Thursday, 10 March 2011

ACCC Investigatory Insights – Part 2

The Investigatory Process
The Enforcement Committee is a subdivision of the full Commission. It is responsible for making decisions in relation to all enforcement matters – namely, restrictive trade practices, consumer protection, unconscionable conduct, franchise investigations and product safety matters.

The EC meets once a week and comprises a number of Commissioners and senior managers. It makes final decisions on most enforcement issues, except for the decision to institute legal proceedings, which has to be made by the full Commission.

Before staff are able to incur significant amounts of money on an investigation, they must first get the approval of the Enforcement Committee.

The EC may make a range of decisions including whether to:

  • pursue a proposed investigation 
  • pursue the proposed investigation in the way recommended by the case manager 
  • take a different approach to an investigation 
  • settle litigation 
  • close an investigation. 
The final decision to issue a section 155 notice which must be made by the Chairman or Deputy Chairman after they are satisfied that they have “reason to believe” that a contravention of the Competition and Consumer Act 2010 (CCA) may have occurred.

There are a broad range of investigatory approaches which an ACCC officer may adopt in relation to a particular investigation. However, the way in which restrictive trade practices and consumer protection matters are investigated is usually very different.

Investigating consumer protection cases
In most consumer protection matters, the investigation will commence with either a consumer or competitor complaint. As the issues will often relate to a misrepresentation made to the general public, there is no point in the ACCC carrying out a covert investigation. Rather once the investigator is satisfied that the representation may be misleading, they will write a letter to the company raising the allegations. In addition to asking the company to respond to the allegations, the ACCC will usually ask the company to provide information and relevant documents on a voluntary basis.

The ACCC will ask for a significant amount of information and documentary evidence from traders on a voluntary basis, even in restrictive trade practices matters. The primary reason for asking for information on a voluntary basis is because the process for issuing section 155 notices is quite slow and cumbersome. Only the Chairman or Deputy Chairman of the ACCC can form a reason to believe to issue a section 155 notice. Therefore, all reason to believe papers have to be considered by the Chairman or Deputy Chairman personally.

The powers of the ACCC to issue section 155 Notices are very different to the process at ASIC to issue notices under Division 3 of the ASIC Act 2001. ASIC officers have the authority to issue notices under the ASIC Act.

Usually if the company the subject of the investigation has been quite cooperative in its first response to the ACCC, the ACCC investigator will already be looking for ways to resolve the matter. For example, in cases where the company responds to the ACCC with a credible explanation which demonstrates that their conduct did not result in a great deal of consumer detriment or was inadvertent, the investigator will usually close the matter with little further investigation.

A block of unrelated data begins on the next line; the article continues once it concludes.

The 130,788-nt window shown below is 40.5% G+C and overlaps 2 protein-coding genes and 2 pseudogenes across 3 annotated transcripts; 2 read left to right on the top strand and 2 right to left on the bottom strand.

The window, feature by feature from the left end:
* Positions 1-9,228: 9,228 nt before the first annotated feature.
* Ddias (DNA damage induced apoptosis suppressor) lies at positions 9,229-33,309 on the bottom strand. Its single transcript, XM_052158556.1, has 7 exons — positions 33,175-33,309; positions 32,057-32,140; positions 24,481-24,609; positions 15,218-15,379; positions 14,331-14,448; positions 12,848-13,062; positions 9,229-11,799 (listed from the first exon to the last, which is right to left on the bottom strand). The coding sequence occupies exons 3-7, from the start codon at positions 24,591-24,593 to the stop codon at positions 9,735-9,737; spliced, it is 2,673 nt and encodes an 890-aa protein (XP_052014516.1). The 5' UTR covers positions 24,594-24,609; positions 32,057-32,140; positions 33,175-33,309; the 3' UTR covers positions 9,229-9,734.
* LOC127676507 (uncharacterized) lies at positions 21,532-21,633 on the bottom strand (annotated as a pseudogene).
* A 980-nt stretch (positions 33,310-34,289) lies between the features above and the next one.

It is usually only when the company has not been forthcoming in its response or has been dismissive of the ACCC’s letter, that the investigator will consider whether they need to pursue the investigation further, usually through issuing section 155 notices.

In most consumer protection investigations, the ACCC will not issue section 155 notices. If section 155 notices are issued in a consumer protection matter, the focus will generally be on obtaining documents to prove accessorial liability – such as the names of the individuals in the company who approved or signed off on advertisements which made the alleged misrepresentations. Section 155 notices requiring the attendance at an oral examinations are rarely used in consumer protection investigations.

Once the investigation has been completed, the investigator may seek legal advice on whether the evidence discloses a breach of the CCA. Legal advice may be sought from internal lawyers or from external lawyers or barristers. However, the ACCC cannot commence legal proceedings based on internal legal advice, except for one limited exception. Where litigation is being contemplated, the ACCC must seek legal advice from an external legal adviser, usually a barrister.

Investigating restrictive trade practices cases
In restrictive trade practices matters the first step in the investigation is to prepare a case theory document. This is simply a narrative which explains what conduct the investigator believes the company under investigation has engaged in and why such conduct constitutes a breach of the CCA. Usually, in more complex restrictive trade practices matters the investigator will also prepare an evidence matrix to identify the evidence that the ACCC either has or will need to obtain to establish each element of the contravention.

Covert and overt phases
Overseas antitrust regulators draw a very clear distinction between the covert and overt phases of an investigation. In the US, the covert phase usually involves a confidential investigation through the grand jury process and/or the use of listening devices. The covert phase usually ends with either the execution of a search warrant on the target’s premises or the issuing of indictments by the grand jury. The European Commission also conducts covert investigations during which it may conduct confidential interviews with whistle blowers or executives of the companies seeking immunity. The overt phase usually commences with a dawn raid.

This contrasts with the ACCC which does not draw such a clear distinction between the covert and overt phases of an investigation. Often the ACCC will write to a company at a very early stage in the investigation, raising the allegations and seeking information and documents on a voluntary basis.

Search Warrants and Dawn Raids
Overseas regulators such as the US Department of Justice (DOJ) and European Commission routinely commence the overt phase of their investigations with a search warrant or dawn raid. They do this because they are very sceptical about the likelihood of companies producing incriminating documents to the regulator on a voluntary basis or even pursuant to a compulsory notice.

The ACCC’s practice is much different. It relies extensively on voluntary production of documents and the use of section 155 notices. Section 155 permits the ACCC to issue compulsory notices to obtain information, documents and oral evidence from companies and individuals. There is no privilege against self-incrimination under section 155 to the extent that the evidence is only used in a civil court proceeding.